On Gaza

Sometimes I feel so helpless — I watch the news from Gaza from my living room, I’ve taken to the streets, I’ve picketed and boycotted, but still I can do so little about it. Here we have a military invasion of a population so unable to resist that over a thousand Palestinians have died since this offensive to destroy Hamas began, although this group has managed to kill only 27 Israelis from 2001 up to today. All this is in defense of a state which describes itself as democratic but was founded explicitly to give a particular religious/ethnic group privileged status, and does so via laws that restrict access to education, land, and more based on religion. Not only have movements of fuel, electricity, food, and people in or out of Gaza by land, sea, or air been essentially cut down to bare survival levels since 2006, no other country has come to the aid of the Palestinians during this war, a first in the history of Israel. What UN aid was available been cut back due to the death of a UN employee, which is justified by the Israeli Defense Force on the grounds that 80% of UNRWA workers are Hamas agents, making the organization a de facto Hamas front. Even the land border to Egypt remains closed in the face of widespread popular support for opening it, perhaps due to the $2.2bn the dictatorship there receives annually from the U.S. I can’t find the link right now, but I read a poll saying that at its outset over 80% of Israelis supported the invasion, but only 35% thought it would achieve its stated goal of stopping Hamas rocket attacks. Clearly the Israeli public knows that trying to teach Hamas a lesson via military might won’t get anywhere. So why is this attack happening now? Is it to show the IDF hasn’t grown soft, despite losing to Hezbollah? Next month’s elections in Israel? Fear that incoming President Obama would not approve, despite having appointed a Chief of Staff who once took time off to volunteer with the IDF?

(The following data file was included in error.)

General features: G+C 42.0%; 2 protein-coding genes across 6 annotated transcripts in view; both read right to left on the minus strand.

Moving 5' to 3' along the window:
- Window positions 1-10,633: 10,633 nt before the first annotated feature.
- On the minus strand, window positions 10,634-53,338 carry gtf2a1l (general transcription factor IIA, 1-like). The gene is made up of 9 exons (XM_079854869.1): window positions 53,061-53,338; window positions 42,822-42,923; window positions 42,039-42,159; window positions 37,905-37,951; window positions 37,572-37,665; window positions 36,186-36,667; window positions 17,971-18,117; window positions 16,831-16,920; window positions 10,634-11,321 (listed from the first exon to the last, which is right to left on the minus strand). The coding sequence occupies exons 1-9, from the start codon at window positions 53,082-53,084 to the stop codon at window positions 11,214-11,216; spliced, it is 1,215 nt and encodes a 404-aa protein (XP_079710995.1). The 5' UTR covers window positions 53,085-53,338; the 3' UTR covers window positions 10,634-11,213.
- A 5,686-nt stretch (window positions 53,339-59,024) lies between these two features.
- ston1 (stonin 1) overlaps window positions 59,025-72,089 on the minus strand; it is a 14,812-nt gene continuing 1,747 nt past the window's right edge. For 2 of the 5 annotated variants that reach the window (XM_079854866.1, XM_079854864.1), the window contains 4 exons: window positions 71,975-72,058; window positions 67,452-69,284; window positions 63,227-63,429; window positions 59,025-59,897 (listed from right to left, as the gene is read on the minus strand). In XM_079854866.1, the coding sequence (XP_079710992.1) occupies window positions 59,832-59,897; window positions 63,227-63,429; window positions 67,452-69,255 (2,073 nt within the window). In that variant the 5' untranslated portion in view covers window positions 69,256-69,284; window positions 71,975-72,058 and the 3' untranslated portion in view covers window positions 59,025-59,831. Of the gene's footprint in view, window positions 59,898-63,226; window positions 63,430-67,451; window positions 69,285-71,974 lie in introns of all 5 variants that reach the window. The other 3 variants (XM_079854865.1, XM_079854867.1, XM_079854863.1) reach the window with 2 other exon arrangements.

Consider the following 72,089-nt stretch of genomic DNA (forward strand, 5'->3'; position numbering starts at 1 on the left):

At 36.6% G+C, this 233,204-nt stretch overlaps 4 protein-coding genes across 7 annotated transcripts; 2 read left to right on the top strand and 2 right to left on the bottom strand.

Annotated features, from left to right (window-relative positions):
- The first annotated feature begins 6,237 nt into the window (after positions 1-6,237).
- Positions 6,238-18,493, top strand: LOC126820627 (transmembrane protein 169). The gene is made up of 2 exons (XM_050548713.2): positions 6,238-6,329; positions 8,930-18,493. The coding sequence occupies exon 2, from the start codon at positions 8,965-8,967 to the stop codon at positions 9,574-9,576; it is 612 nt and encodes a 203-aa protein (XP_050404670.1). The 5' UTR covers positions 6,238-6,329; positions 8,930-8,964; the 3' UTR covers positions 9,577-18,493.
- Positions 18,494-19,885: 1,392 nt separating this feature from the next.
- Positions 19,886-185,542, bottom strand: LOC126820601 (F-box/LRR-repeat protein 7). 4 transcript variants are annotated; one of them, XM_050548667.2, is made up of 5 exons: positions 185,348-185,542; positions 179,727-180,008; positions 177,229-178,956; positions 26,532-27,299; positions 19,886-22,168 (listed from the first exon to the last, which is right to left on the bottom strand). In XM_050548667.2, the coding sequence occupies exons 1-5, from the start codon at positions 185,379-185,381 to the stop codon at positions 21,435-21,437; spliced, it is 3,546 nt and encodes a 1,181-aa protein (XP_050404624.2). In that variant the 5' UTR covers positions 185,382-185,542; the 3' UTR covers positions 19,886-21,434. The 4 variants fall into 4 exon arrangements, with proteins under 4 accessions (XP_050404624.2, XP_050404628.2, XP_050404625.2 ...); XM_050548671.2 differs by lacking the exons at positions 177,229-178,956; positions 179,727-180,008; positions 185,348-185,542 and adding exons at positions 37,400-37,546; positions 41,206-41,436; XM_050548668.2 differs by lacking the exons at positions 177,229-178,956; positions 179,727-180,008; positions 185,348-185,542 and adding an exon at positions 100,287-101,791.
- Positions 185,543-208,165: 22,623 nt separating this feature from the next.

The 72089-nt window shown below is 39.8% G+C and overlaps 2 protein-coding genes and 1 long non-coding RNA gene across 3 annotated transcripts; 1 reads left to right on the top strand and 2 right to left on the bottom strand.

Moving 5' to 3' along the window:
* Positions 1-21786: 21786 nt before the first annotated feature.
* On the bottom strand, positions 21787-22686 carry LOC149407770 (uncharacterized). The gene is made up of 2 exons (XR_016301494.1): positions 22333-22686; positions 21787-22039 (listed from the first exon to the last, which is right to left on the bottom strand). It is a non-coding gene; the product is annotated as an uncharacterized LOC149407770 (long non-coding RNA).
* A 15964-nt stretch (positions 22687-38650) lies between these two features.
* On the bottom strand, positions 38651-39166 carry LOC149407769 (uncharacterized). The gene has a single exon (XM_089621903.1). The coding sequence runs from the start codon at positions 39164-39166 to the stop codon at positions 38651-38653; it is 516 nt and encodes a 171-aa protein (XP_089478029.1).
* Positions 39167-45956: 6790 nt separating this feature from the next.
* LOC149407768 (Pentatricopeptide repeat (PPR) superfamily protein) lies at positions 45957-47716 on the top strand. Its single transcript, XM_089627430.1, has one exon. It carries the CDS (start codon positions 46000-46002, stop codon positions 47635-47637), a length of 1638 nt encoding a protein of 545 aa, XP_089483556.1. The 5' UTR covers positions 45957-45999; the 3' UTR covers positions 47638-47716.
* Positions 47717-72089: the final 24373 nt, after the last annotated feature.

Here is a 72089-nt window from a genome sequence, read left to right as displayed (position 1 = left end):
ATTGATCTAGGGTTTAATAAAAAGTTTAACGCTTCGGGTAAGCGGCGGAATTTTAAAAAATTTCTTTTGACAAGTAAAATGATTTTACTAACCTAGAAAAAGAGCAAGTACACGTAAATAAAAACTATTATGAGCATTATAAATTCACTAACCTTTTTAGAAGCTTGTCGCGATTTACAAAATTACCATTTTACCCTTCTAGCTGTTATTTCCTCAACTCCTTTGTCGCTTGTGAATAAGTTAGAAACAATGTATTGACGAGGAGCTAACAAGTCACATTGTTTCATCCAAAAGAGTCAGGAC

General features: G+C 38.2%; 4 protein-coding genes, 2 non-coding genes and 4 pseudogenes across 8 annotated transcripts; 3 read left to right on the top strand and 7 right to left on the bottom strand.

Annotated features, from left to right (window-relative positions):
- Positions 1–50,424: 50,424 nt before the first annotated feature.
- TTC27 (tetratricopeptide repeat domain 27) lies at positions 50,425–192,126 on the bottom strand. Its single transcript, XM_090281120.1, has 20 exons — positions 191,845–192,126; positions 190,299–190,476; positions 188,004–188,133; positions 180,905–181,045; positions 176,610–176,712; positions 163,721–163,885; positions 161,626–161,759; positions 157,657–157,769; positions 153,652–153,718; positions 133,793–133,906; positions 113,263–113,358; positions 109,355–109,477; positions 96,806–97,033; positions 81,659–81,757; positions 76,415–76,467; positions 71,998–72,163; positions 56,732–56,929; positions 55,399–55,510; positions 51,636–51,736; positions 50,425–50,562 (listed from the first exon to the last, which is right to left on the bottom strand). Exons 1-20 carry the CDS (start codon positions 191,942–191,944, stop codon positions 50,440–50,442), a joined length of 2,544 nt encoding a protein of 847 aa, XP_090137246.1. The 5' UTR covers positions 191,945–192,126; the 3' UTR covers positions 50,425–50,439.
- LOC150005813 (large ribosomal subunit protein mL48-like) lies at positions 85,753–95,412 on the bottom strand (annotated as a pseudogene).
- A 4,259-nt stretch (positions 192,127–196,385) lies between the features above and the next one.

My fear is that at least as significant as all of these is that, as Khaled Diab points out, Israel’s GDP grew by over 4% in 2008, despite the global economic downturn, in part because it has become the world’s fourth largest arms exporter ($4bn in 2007), with the West Bank and the Gaza Strip serving as a sort of showcase for the homeland security product line. Keynes for one would not be surprised to see that government spending on infrastructure has led to a strong economy. So much for the theory that a state of disorder and total war is no place to do business. Why settle for an equitable settlement with the Palestinians if you can get by just fine, not just despite their resistance, but because of it? Orwell was right; war is peace. And what exactly am I supposed to do about that?